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Orbital leiomyosarcoma metastasis presenting prior to diagnosis of the primary tumor
Digital Journal of Ophthalmology 2017
Volume 23, Number 4
December 31, 2017
DOI: 10.5693/djo.02.2017.02.004
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Nailyn Rasool, MD, FRCPC | Edward Harkness Eye Institute, Columbia University. New York
Daniel R. Lefebvre, MD | Department of Ophthalmology, Massachusetts Eye and Ear, Harvard Medical School, Boston, Massachusetts
Mark A. Latina, MD | Department of Ophthalmology, Massachusetts Eye and Ear, Harvard Medical School, Boston, Massachusetts
Ian F. Dunn, MD | Department of Neurosurgery. Brigham and Women’s Hospital, Harvard Medical School, Boston, Massachusetts
Sandro Santagata, MD, PhD | Department of Pathology, Brigham and Women’s Hospital, Harvard Medical School. Boston, Massachusetts
Suzanne K. Freitag, MD | Department of Ophthalmology, Massachusetts Eye and Ear, Harvard Medical School, Boston, Massachusetts
Dean M. Cestari, MD | Department of Ophthalmology, Massachusetts Eye and Ear, Harvard Medical School, Boston, Massachusetts

Leiomyosarcomas, neoplasms of smooth muscle, are rarely found within the orbit. Orbital leiomyosarcoma may be primary, metastatic, or secondary to radiation. When they are metastatic, patients almost exclusively have a history of a primary leiomyosarcoma, often occurring in the spermatic cord, skin, gastrointestinal tract, or the uterus. We present the case of 48-year-old woman who presented with a metastatic orbital leiomyosarcoma, which was identified before the primary tumor.
Case Report
A 48-year-old woman with a history of primary open-angle glaucoma presented at Massachusetts Eye and Ear with binocular, horizontal diplopia, intermittent left retrobulbar pain, and mild discomfort of the left eye with eye movement. The patient complained of a 4-month history of hypoesthesia of the left cheek, which she associated to apparent nerve injury from ipsilateral injection of a local anesthetic for a root canal performed just prior to onset of symptoms. The patient’s visual acuity was 20/15 in each eye, with slight dyschromatopsia in both eyes. She had a superior arcuate visual field defect in the left eye secondary to glaucoma (Figure 1A). There was 1 mm of proptosis and limitation of abduction of the left eye resulting in an incomitant esotropia larger in left gaze. Magnetic resonance imaging (MRI) demonstrated a well circumscribed lesion in the left orbital apex that appeared inseparable from the left lateral rectus muscle; the lesion enhanced slightly less than muscle, with more prominent enhancement of the rim of the lesion (Figure 2).

Given that the lesion appeared intrinsic to the extraocular muscle, a common site to harbor an orbital metastasis, the patient underwent a systemic work-up searching for an occult primary malignancy. An 18-fluorodeoxyglucose positron emission tomography (18-FDG PET) scan showed a right lower quadrant mass that was lobulated and heterogeneously enhancing with 18-FDG avidity in the pelvis demonstrating its hypermetabolic nature (Figure 3).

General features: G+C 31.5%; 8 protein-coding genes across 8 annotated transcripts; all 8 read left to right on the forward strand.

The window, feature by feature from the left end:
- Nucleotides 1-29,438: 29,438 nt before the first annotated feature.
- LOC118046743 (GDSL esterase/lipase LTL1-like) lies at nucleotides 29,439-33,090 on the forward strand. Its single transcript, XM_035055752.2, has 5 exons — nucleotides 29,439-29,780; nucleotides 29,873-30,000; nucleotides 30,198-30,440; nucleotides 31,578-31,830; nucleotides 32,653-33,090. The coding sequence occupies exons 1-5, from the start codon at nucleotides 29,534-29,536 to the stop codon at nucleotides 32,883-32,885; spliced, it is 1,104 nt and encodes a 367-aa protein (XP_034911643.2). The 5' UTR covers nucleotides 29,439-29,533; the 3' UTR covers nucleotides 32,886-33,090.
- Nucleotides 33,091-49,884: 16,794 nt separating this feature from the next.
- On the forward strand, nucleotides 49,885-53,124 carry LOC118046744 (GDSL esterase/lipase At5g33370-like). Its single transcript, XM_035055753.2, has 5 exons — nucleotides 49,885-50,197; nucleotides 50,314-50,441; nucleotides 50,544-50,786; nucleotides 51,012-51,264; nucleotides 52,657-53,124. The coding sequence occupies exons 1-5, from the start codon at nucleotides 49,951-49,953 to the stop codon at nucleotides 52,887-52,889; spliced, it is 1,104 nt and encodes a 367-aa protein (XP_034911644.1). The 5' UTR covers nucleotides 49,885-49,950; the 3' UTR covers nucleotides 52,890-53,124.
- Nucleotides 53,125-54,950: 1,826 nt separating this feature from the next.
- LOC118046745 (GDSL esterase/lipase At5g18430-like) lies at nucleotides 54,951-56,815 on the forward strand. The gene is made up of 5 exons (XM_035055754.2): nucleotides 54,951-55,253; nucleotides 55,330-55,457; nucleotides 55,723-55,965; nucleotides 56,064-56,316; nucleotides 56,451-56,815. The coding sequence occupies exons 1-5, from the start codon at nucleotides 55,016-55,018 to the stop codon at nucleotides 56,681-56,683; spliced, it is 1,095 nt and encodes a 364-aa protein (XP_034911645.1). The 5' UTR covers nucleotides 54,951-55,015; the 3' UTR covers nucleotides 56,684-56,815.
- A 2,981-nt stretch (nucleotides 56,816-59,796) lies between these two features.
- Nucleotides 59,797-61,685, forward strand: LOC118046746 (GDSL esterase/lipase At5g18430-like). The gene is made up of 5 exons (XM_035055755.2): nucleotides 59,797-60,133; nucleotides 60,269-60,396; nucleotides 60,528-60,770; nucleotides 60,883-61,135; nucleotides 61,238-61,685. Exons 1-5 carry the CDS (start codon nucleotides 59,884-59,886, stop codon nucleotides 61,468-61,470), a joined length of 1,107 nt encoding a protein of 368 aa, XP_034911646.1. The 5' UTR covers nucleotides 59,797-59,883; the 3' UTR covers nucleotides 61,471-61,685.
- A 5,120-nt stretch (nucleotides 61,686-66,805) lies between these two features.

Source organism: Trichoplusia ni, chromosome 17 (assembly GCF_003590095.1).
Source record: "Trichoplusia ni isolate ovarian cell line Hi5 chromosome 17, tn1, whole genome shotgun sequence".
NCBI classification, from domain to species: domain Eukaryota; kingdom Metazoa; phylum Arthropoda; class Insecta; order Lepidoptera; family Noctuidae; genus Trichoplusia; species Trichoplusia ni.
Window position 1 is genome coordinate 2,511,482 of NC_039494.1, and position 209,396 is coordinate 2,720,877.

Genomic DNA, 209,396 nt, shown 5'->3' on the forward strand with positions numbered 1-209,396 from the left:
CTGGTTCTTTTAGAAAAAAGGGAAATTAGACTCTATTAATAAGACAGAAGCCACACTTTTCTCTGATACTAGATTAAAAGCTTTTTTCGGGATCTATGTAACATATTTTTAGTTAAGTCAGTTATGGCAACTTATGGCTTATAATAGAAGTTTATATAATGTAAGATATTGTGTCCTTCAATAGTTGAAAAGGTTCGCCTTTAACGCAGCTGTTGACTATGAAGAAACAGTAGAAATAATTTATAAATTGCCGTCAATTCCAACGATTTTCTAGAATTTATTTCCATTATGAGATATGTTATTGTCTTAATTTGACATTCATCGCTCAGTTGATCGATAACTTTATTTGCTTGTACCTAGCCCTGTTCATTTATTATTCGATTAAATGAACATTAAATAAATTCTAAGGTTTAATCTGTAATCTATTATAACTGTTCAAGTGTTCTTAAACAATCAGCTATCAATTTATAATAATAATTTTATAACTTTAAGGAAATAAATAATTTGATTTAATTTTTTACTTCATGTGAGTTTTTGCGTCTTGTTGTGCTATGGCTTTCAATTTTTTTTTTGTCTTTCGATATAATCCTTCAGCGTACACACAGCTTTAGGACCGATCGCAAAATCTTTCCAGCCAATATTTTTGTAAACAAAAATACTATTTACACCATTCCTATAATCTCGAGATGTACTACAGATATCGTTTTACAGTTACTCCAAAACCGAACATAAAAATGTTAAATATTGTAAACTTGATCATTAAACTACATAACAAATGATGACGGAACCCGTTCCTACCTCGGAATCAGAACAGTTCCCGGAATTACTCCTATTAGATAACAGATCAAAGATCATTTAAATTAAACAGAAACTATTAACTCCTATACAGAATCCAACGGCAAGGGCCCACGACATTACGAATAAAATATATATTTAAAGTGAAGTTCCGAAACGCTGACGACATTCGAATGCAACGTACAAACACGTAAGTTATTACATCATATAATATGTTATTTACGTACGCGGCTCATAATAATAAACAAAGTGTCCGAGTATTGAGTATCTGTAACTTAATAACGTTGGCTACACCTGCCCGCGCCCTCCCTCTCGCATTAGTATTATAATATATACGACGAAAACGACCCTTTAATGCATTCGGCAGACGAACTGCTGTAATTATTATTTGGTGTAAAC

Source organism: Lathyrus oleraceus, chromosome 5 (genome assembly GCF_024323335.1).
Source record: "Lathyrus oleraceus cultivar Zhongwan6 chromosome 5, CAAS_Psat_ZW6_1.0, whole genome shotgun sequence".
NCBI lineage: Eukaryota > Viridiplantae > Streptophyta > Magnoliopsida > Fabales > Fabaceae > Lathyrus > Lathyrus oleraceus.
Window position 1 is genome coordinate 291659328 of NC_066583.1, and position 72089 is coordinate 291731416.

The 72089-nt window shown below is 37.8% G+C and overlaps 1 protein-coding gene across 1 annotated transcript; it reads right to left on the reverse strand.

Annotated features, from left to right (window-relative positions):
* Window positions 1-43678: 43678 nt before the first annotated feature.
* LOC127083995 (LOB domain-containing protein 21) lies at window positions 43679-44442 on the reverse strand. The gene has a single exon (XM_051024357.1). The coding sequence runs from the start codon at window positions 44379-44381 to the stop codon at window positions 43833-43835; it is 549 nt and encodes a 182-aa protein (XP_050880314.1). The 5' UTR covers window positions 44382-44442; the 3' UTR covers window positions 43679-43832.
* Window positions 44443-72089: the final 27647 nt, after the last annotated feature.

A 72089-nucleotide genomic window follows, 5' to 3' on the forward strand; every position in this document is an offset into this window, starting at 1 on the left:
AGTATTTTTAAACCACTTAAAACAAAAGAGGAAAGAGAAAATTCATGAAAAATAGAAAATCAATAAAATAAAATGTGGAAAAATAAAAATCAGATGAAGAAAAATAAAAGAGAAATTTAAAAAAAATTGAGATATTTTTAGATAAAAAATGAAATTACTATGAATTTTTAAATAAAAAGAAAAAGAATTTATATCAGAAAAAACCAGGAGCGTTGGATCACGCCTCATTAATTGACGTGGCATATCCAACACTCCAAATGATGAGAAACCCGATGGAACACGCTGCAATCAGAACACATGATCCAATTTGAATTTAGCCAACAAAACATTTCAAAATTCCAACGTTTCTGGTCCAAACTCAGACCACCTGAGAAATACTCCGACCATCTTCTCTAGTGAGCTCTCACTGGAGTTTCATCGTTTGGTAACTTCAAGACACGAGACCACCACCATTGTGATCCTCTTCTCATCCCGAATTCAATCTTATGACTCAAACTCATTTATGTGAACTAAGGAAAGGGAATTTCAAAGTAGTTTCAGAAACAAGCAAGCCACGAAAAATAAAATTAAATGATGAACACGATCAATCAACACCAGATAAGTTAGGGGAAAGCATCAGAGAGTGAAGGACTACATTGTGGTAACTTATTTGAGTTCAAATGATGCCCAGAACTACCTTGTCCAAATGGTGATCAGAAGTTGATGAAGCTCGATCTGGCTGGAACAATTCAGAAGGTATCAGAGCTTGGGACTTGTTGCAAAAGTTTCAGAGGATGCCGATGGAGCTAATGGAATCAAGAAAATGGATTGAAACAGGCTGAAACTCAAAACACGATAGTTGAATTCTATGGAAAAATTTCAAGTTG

A radiologically guided core needle biopsy was performed of the mass. The pathology demonstrated eosinophilic spindle-shaped cells with elongated nuclei, scattered mitotic figures, and areas of ischemic degeneration. The lesion stained positive for both desmin and smooth muscle actin, in keeping with a malignant smooth muscle neoplasm, specifically a leiomyosarcoma (Figure 4). Systemic chemotherapy was being considered for management of her metastatic disease when the patient developed worsening retrobulbar pain (2 months after initial presentation). On examination, her visual acuity was reduced to 20/25, and there was notable worsening of the dyschromatopsia and visual field defect in the left eye (Figure 1B). In addition, she had further limitation of abduction of the left eye. Repeat MRI scan demonstrated enlargement of the lesion, with compression of the left optic nerve laterally (Figure 5). In order to relieve the patient’s pain, preserve her vision, and remove the only identified metastasis, the patient underwent excision of the lesion, with care taken not to disrupt the lateral rectus muscle by using a cranio-orbital-zygomatic approach (Figure 6). The pathology was consistent with a leiomyosarcoma metastasis. The patient’s visual acuity returned to baseline, her visual field defect resolved, and she had no residual motility deficit after removal of the lesion. Postoperatively the patient underwent adjuvant fractionated radiotherapy. There has been no orbital recurrence with 18 months’ follow-up. The patient subsequently underwent a total abdominal hysterectomy and partial colectomy to remove the abdominal mass followed by chemotherapy.
Figure 1
A, Patient’s initial visual field, with a full visual field in the right eye and a superior arcuate defect in the left eye resulting from her underlying glaucoma. B, Worsening of the visual field in the left eye, with a more significant superior visual field defect extending to the inferotemporal region.

Figure 2
The figure demonstrates axial magnetic resonance imaging T1-weighted pre- (A) and post-contrast (B) images showing a well circumscribed lesion in the left orbital apex that diffusely enhances but with prominent rim enhancement; the lesion is inseparable from the left lateral rectus muscle.

Figure 3